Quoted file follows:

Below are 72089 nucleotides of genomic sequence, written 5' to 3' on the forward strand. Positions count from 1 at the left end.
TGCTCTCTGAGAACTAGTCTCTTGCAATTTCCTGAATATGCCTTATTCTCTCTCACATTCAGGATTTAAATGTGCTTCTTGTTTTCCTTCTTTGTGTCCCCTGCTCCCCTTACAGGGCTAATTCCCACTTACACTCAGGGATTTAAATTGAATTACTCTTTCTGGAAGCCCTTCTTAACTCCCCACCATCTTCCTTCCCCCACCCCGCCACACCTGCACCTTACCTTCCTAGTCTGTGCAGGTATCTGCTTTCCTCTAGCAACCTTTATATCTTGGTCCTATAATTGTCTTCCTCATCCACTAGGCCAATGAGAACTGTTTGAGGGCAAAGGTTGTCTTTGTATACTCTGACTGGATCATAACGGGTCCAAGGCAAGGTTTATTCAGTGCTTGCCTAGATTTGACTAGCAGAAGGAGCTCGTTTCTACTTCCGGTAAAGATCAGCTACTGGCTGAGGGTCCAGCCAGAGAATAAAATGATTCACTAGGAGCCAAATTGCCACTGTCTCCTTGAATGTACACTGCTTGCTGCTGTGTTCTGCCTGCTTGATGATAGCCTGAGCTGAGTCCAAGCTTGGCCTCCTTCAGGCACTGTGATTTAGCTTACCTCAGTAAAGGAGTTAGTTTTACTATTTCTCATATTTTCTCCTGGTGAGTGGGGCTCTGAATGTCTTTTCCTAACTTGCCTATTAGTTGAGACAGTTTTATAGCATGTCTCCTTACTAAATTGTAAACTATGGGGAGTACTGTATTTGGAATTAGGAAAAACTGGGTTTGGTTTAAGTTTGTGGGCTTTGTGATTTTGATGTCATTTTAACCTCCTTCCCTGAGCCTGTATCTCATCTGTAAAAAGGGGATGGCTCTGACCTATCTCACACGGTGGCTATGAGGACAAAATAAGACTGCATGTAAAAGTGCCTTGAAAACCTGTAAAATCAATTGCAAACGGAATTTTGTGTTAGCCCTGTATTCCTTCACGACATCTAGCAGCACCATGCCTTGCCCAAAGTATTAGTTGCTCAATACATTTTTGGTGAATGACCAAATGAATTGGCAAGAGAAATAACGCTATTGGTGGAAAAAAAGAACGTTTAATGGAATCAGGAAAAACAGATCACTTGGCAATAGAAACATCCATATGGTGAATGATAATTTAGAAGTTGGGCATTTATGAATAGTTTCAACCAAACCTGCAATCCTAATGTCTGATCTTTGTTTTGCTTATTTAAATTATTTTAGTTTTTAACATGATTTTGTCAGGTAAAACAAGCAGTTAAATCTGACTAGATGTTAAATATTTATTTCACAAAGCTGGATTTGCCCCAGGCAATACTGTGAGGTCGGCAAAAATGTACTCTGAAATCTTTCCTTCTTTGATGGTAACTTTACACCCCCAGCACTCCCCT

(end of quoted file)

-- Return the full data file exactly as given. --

Below are 72089 nucleotides of genomic sequence, written 5' to 3' on the forward strand. Positions count from 1 at the left end.
TGCTCTCTGAGAACTAGTCTCTTGCAATTTCCTGAATATGCCTTATTCTCTCTCACATTCAGGATTTAAATGTGCTTCTTGTTTTCCTTCTTTGTGTCCCCTGCTCCCCTTACAGGGCTAATTCCCACTTACACTCAGGGATTTAAATTGAATTACTCTTTCTGGAAGCCCTTCTTAACTCCCCACCATCTTCCTTCCCCCACCCCGCCACACCTGCACCTTACCTTCCTAGTCTGTGCAGGTATCTGCTTTCCTCTAGCAACCTTTATATCTTGGTCCTATAATTGTCTTCCTCATCCACTAGGCCAATGAGAACTGTTTGAGGGCAAAGGTTGTCTTTGTATACTCTGACTGGATCATAACGGGTCCAAGGCAAGGTTTATTCAGTGCTTGCCTAGATTTGACTAGCAGAAGGAGCTCGTTTCTACTTCCGGTAAAGATCAGCTACTGGCTGAGGGTCCAGCCAGAGAATAAAATGATTCACTAGGAGCCAAATTGCCACTGTCTCCTTGAATGTACACTGCTTGCTGCTGTGTTCTGCCTGCTTGATGATAGCCTGAGCTGAGTCCAAGCTTGGCCTCCTTCAGGCACTGTGATTTAGCTTACCTCAGTAAAGGAGTTAGTTTTACTATTTCTCATATTTTCTCCTGGTGAGTGGGGCTCTGAATGTCTTTTCCTAACTTGCCTATTAGTTGAGACAGTTTTATAGCATGTCTCCTTACTAAATTGTAAACTATGGGGAGTACTGTATTTGGAATTAGGAAAAACTGGGTTTGGTTTAAGTTTGTGGGCTTTGTGATTTTGATGTCATTTTAACCTCCTTCCCTGAGCCTGTATCTCATCTGTAAAAAGGGGATGGCTCTGACCTATCTCACACGGTGGCTATGAGGACAAAATAAGACTGCATGTAAAAGTGCCTTGAAAACCTGTAAAATCAATTGCAAACGGAATTTTGTGTTAGCCCTGTATTCCTTCACGACATCTAGCAGCACCATGCCTTGCCCAAAGTATTAGTTGCTCAATACATTTTTGGTGAATGACCAAATGAATTGGCAAGAGAAATAACGCTATTGGTGGAAAAAAAGAACGTTTAATGGAATCAGGAAAAACAGATCACTTGGCAATAGAAACATCCATATGGTGAATGATAATTTAGAAGTTGGGCATTTATGAATAGTTTCAACCAAACCTGCAATCCTAATGTCTGATCTTTGTTTTGCTTATTTAAATTATTTTAGTTTTTAACATGATTTTGTCAGGTAAAACAAGCAGTTAAATCTGACTAGATGTTAAATATTTATTTCACAAAGCTGGATTTGCCCCAGGCAATACTGTGAGGTCGGCAAAAATGTACTCTGAAATCTTTCCTTCTTTGATGGTAACTTTACACCCCCAGCACTCCCCT